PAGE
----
As a result, two of my sisters pitched in, and we turned it into a non-profit, located in the South where most Black farmers live. Working out of my grandmother’s home in Lafayette, Louisiana, where she had her own garden, chicken coop, and a fig tree where I’d picked figs and ate as a child, the BFI has grown to just over 700 farms. Our goal is to have at least 10% of the approximate 35,000 farms listed in a year, as well as to help farmers grow, especially by helping them navigate the digital landscape.
We want to ensure that the people are fed, and so are the farmers.
LS: According to the New York Times, in 1920, Black people made up 14 percent of farmers, but only make up 1 percent today. What role does Black farm ownership play in environmental and racial justice?
KS: Black farms play a huge part in both. As we discovered, most of the farms we have on the list either use natural or organic growing methods. They sell local, and they also do not waste anything they grow.
The environment needs such a break, and these small acts of love are resistance to me. While a significant portion of Black farms balance out commercial farming that destroys the soil or the multitude of factories polluting communities, many farmers are also dedicated to teaching communities how to grow again. This is environmental justice too, to teach people how to grow their own food.
I am learning all of these ways that Black farmers work to live in concert with nature. Black farm ownership is connected to a respect of the land, and even a relationship to it that is sacred.
This is quite the opposite for most Black people who often live in some of the most environmentally toxic locations alongside Brown folk. I grew up with chronic asthma and lived next to an oil well in Los Angeles. Now I know why I was sick all the time.
In the US, Black people were the first growers that fueled the country, meaning it was their agricultural work and artisanship that fueled the economy, and Black farmers have always been connected to racial justice. They backed the Civil Rights Movement unbeknownst to many. From providing chickens and other food provisions for workers, to organizing the largely agrarian Black communities. Even the Black Panther Party for Self Defense came from Stokely Carmichael’s (renamed Kwame Ture) work to help farming communities in Alabama defeat a racist Democratic white bloc. Because people were illiterate at the time, both Black and white, pictures were used on voting ballots. During the primaries, the white Democrats used a white cockerel. In response, Carmichael collaborated with the farmers and their candidate and came up with the image of a black panther to symbolize eating the white hen.
So vicious were the local whites that they evicted most of the sharecroppers from their land. Blacks were forced to live in tent cities, and though there were many challenges, they stayed there to vote and fight for enfranchisement. It is no coincidence that shortly thereafter, Stan Lee came out with the Marvel comic of the Black Panther living in an all-Black community called Wakanda.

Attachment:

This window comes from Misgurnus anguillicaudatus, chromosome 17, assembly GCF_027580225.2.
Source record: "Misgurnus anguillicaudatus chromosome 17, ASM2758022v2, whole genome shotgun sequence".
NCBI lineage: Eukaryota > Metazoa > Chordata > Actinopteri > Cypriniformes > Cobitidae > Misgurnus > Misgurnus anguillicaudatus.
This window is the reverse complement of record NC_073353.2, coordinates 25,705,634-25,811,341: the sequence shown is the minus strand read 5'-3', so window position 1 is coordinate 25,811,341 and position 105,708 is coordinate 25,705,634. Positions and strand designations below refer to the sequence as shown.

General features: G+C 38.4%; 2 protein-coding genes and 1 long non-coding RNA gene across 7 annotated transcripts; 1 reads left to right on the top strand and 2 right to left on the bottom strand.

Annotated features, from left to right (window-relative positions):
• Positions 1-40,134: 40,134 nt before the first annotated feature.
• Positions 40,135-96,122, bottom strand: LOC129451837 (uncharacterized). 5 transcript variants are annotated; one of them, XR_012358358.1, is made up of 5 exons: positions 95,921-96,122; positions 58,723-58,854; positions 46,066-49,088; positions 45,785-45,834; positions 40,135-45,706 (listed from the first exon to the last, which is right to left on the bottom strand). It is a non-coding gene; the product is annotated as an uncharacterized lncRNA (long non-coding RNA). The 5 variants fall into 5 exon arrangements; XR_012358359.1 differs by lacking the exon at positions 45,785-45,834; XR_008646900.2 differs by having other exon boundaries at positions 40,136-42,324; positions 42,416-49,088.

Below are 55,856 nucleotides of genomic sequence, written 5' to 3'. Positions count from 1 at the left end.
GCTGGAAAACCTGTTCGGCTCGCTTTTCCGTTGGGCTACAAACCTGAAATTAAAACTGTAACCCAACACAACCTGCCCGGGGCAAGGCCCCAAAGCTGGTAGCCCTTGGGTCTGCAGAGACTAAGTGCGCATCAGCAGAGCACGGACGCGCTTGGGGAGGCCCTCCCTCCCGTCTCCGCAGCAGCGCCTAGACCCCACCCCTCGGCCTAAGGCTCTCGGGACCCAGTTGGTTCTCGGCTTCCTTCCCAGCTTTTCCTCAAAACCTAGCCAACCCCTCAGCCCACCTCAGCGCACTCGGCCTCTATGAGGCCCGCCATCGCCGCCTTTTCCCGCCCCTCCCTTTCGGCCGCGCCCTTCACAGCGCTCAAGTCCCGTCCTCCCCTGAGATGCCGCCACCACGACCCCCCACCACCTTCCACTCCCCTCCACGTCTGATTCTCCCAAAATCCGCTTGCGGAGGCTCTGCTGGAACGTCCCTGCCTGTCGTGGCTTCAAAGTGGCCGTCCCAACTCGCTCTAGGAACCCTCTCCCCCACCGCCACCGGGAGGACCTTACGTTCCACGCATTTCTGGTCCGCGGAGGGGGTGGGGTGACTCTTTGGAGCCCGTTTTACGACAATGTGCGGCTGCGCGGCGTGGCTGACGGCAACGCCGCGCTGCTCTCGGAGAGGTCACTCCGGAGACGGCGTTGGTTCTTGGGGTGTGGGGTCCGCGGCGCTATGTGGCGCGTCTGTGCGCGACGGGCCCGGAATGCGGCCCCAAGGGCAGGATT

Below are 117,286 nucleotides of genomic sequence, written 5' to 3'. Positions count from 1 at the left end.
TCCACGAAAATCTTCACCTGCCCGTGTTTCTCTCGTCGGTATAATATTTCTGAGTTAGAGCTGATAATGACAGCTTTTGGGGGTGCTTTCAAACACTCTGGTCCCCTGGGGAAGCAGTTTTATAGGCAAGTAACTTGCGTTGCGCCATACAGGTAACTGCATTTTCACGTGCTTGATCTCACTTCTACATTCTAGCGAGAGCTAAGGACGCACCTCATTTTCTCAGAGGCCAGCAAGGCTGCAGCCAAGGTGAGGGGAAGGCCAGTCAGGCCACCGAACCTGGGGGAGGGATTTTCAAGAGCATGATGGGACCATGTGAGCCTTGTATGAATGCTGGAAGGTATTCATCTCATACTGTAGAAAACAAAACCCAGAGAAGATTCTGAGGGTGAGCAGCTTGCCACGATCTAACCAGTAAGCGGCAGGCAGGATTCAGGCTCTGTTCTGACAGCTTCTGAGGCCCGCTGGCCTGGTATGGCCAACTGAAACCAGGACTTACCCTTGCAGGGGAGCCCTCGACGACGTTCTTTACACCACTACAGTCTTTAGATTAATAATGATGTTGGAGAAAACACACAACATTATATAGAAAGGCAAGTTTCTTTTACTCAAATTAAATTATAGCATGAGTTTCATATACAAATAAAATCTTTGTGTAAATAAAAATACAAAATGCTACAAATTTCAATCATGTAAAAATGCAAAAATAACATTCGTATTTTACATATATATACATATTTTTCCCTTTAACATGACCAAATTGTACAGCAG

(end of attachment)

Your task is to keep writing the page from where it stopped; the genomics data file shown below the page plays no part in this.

LS: Often when new farmers seek land, they forget to consider aging farmers on the verge of retirement. Do you see the BFI as a way to connect older generations of Black farmers with the youth and perhaps create opportunities for land transfers within the Black community?
KS: This issue is a part of the database we’d like to add. There have been multiple requests to connect with older farmers, or people with acreage who do not have heirs to pass it on. Because Black farmers and those sitting on farm land are so invisible and farmers are largely disconnected from one another, it’s more of an issue of establishing a network that is reliable.
Another issue is the racial wealth gap. The wealth of a single Black mother is $0 in the US. The Black family has the total liquid wealth of something like $1,700. On one hand, aging farmers are finding it more difficult to keep the land. While on the other hand, Gen Xers, millennials, and Gen Zers have issues buying significant plots of land to grow food because they are weighted down with debt or simply do not have the money that white counterparts get from inheritances or parents selling properties, etc. Simply getting a loan is difficult due to systemic racism, and even food justice organizations and initiatives supporting Black farmers are strapped for resources too.
LS: How do the principles behind Ark Republic and the BFI fold into your classroom?
KS: I would say it’s the other way around. The classroom actually sharpened me and gave me the audacity to create both.
The way students construct the world through writing is fascinating. Every semester pushes me to expand and refine my craft and myself. It was through teaching that I had to become more invested in using digital tools and telling a story. Honestly, if it weren’t for my experiences at NYU, I might have allowed my media vision to remain in my mind.
LS: Any further reading for folks to learn more about the legacy of Black farmers and/or resources for supporting food sovereignty?
KS: I wish I had a reading list. There are few books that tell the full story. I encourage everyone to study Fannie Lou Hamer. She is the mother of food justice and mobilizing the political strength of Black farmers in this country.